Readers of this blog may have noticed that my posts have tended toward the negative as far as the Central African state is concerned. Today, I have positive news: in February, it became illegal for people to pay taxes to officials in their offices. Instead, good citizens must go to the bank, where there is now a special window marked “public treasury.” People deposit directly into various departments' coffers. In the first month with the new system, revenues more than tripled. The introduction of a basic technology thus eliminated a massive amount of pay-yourself-government (corruption, in common parlance). Of course, money deposited in bank accounts may still wind up building ministerial villas in the provinces, but at least this way there's a potential for more transparency.
This morning as I pulled into the market in Sibut, two hours' drive north of Bangui, I heard a familiar voice call out, “Louisa!” I know no one in Sibut, except maybe for the guys at Restaurant Destroy (the name shares sign space with those of the various humanitarian groups who have patronized the establishment), where I usually get an avocado salad and omelet. I opened the door and saw, to my surprise, a friend from Ndele. He works for some Sudanese merchants by accompanying their truck to DRC to buy coffee and then make the long trek north again to Am Dogon, Sudan to sell the beans. Along the way, they stop in Central African villages and peddle Chinese-made pots and tea sets, toothpaste, and dates. My friend's truck stopped in Sibut to await a money transfer of 200,000 CFA (more than $400) to pay for the rest of the voyage to Bangui. He estimated that in all he would pay 550,000 CFA in road barrier fees for the the Ndele – Bangui journey. Gendarmes, soldiers, police, water and forests ministry guards, and other entrepreneurial sorts set up barriers to extort fees on the roads. Because of the armed group insecurity in Ndele, they can now demand more from voyagers – especially “foreign” Muslims – as a kind of proof of loyalty. Pretty much the polar opposite of the efforts to de-personalize taxes described above.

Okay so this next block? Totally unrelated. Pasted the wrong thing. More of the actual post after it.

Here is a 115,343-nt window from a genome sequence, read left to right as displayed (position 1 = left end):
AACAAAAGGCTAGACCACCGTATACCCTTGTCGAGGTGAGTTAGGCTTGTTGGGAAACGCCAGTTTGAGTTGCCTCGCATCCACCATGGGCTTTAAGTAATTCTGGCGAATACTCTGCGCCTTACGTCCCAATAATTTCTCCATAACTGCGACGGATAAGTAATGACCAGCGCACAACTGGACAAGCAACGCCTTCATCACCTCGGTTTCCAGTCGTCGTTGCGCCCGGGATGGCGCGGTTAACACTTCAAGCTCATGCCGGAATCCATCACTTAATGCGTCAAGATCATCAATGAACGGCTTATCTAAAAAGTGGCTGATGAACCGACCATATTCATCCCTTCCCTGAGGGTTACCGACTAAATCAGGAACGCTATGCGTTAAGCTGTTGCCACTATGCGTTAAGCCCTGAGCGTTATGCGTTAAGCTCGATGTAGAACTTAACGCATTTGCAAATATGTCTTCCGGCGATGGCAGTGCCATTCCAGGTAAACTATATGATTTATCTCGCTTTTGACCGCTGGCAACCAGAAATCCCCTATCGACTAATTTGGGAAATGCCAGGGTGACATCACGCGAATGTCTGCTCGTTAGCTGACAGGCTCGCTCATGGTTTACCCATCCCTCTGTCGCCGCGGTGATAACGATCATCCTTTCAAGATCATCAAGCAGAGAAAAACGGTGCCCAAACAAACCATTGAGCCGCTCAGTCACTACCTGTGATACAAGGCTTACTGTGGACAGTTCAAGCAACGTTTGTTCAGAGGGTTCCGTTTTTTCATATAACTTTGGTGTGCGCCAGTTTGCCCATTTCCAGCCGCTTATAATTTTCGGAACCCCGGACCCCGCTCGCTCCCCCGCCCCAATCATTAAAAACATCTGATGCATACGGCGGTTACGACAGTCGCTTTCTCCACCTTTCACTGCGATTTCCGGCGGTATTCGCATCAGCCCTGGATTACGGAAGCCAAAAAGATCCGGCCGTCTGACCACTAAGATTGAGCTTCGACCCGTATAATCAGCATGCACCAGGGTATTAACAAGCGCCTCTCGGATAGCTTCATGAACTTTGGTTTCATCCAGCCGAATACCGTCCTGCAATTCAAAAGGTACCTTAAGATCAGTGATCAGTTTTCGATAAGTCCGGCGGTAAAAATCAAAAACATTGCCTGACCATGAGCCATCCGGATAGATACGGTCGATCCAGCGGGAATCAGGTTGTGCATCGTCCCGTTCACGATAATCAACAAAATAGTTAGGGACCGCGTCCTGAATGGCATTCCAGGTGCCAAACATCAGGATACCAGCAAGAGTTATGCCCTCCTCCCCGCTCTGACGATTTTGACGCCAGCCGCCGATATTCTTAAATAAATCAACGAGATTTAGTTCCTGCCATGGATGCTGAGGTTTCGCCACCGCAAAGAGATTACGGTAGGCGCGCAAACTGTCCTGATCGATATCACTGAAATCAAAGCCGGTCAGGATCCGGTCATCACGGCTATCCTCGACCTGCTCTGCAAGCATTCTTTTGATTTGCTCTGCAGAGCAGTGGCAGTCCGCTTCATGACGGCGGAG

I can't help but wonder, upon seeing the bedraggled, beaten-down trucks that ply this trade, how on earth they can make a profit from selling an occasional tupperware set and some mid-grade coffee beans if they must pay thousands of dollars in bribes for every round trip. And yet they keep doing it.